Now with that realization in mind, what do I do next? Despite considerable research, there does not seem to be anyone who has posted about their moving from Drupal to something else. Everything I could find cited people moving from other tools to Drupal. So, unfortunately, this means there is going to be a lot of work involved in this effort. Since the posts are in MySQL, it should be easy enough to pull those out. Comments and trackbacks will be another story.

I don’t have a time frame for this yet, but it will be obvious when the final conversion is complete. The site will look different and you’ll see a heck of a lot more posting to this blog.

Engineers devise invisibility shield

Invisibility. How’s that for a headline? Nature reports that two engineers have devised a method to essentially cloak objects by reducing light scattering. This could have interesting applications.

Andrea Alù and Nader Engheta of the University of Pennsylvania in Philadelphia say that a ‘plasmonic cover’ could render objects “nearly invisible to an observer”. Their idea remains just a proposal at this stage, but it doesn’t obviously violate any laws of physics.

The full text of their paper can be found here.

Business Blogs Keep Customers Coming Back

The Wall Street Journal has a nice article on business blogs. Nothing terribly insightful or new, but interesting to see mainstream picking up on what many of us are already aware of – how important blogs are becoming to the enterprise. The article discusses a few cases of companies successfully using blogs including GreenCine, Wark Communications, Red Line Performance & Restoration,, and Stoneyfield Farms.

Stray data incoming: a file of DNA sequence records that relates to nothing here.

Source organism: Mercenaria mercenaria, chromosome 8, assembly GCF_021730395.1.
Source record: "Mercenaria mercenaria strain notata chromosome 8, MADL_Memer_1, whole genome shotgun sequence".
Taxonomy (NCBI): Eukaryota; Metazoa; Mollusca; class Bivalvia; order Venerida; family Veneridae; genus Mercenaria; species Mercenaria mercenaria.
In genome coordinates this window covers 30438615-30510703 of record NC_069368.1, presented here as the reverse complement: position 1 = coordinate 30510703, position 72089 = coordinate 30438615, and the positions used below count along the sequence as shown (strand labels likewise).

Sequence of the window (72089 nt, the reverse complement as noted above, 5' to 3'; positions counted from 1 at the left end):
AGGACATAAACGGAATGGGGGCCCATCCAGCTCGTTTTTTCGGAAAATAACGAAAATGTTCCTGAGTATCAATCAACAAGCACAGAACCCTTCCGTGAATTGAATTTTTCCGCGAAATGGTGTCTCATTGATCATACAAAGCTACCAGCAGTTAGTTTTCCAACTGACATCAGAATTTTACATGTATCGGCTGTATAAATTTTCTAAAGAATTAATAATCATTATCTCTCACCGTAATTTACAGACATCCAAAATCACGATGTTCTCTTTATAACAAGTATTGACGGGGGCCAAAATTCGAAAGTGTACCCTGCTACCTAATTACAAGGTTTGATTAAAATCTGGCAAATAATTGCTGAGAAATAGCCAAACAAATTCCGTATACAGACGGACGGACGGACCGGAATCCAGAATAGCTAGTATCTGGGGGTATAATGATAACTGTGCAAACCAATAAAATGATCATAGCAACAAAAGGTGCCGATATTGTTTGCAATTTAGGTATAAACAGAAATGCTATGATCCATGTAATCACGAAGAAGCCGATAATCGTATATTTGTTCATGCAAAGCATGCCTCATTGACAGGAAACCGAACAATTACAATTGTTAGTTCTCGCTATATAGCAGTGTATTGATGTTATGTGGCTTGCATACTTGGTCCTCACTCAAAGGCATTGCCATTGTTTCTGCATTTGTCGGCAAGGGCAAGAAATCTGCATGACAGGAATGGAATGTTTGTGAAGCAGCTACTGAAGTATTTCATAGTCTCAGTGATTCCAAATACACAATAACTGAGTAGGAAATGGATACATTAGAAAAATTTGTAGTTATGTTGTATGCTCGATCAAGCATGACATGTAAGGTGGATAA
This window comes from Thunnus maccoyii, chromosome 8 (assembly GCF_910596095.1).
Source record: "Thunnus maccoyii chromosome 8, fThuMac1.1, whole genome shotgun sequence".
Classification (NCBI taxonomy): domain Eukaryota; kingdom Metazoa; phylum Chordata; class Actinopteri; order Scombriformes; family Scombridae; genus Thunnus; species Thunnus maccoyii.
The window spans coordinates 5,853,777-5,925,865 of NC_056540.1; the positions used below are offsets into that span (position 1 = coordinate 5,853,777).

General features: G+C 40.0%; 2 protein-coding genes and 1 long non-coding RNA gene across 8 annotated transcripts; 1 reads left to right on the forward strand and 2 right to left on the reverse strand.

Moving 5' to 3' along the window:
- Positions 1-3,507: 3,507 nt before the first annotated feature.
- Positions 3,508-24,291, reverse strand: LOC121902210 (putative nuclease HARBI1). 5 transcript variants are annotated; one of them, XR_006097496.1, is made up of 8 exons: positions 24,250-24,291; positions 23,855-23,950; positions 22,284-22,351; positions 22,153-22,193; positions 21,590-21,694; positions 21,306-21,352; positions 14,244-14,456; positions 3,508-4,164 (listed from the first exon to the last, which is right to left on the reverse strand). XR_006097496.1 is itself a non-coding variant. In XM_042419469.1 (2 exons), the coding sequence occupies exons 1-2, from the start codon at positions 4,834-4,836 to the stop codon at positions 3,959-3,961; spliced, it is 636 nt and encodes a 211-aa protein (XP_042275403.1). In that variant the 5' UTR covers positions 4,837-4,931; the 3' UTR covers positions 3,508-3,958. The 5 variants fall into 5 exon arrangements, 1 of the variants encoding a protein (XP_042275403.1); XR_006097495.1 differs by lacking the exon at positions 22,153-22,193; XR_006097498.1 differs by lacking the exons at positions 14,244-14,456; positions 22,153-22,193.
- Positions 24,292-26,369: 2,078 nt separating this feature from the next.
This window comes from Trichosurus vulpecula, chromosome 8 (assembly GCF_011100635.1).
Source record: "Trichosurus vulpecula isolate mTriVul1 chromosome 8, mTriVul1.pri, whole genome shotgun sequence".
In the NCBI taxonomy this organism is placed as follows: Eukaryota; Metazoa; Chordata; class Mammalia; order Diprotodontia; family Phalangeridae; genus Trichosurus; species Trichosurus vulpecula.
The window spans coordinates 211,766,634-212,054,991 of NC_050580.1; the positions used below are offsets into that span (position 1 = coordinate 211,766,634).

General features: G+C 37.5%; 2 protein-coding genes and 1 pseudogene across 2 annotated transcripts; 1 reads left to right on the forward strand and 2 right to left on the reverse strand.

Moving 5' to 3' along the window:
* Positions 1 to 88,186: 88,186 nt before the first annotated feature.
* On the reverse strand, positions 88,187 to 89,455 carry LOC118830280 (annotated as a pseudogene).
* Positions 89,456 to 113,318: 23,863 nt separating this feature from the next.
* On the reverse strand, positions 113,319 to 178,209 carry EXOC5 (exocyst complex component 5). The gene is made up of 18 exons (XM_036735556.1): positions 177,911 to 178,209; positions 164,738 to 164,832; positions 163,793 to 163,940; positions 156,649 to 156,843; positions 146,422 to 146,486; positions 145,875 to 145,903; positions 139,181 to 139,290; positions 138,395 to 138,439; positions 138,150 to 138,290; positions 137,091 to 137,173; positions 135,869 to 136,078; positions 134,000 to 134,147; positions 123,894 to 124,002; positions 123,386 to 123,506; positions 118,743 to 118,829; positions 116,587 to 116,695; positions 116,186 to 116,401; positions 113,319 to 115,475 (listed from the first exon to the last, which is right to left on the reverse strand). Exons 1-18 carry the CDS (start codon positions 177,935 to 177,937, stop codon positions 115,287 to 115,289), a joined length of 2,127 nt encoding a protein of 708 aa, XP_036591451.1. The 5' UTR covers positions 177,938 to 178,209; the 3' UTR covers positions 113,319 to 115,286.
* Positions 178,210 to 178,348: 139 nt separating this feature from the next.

Maybe I’m biased from reading too many blogs, but some of these companies blogs are much more appealing than their corporate sites. Not only do they have more useful information, often times the look and feel of the site is better.

Solace for NHL hockey fans

With the NHL hockey season officially lost, some fans are taking matters into their own hands. An article in today’s discusses how some fans are coming to grips without NHL. Taking fantasy sports one step further, allows users to simulate entire seasons using any combinations of past or present players. WhatIfSports says the participation in their hockey sports simulation games have increased 40-50%. With links from the site, their traffic has been spiking. Raised outside of Pittsburgh and being a Penguins fan, I desperately miss the NHL (ok, not as much as if it were the NFL). But this simulation stuff may be taking it a little bit to far…

Doctors playing video games

Doctors playing video games? That’s exactly what this New York Times article proposes. Apparently, research shoes that surgeons who play video games improve their skills.

Dr. Rosser…keeps an Xbox, along with PlayStation 2 and GameCube consoles, just a few strides from the operating room so he can warm up with a favorite, Super Monkey Ball, just before surgery.

Last year Dr. Rosser was a co-author of a study that concluded that surgeons who played video games for at least three hours a week were 27 percent faster and made 37 percent fewer mistakes than surgeons who did not play video games.

As many medical simulators are too expensive, researchers have been looking into PC and console games to improve their operating-room skills.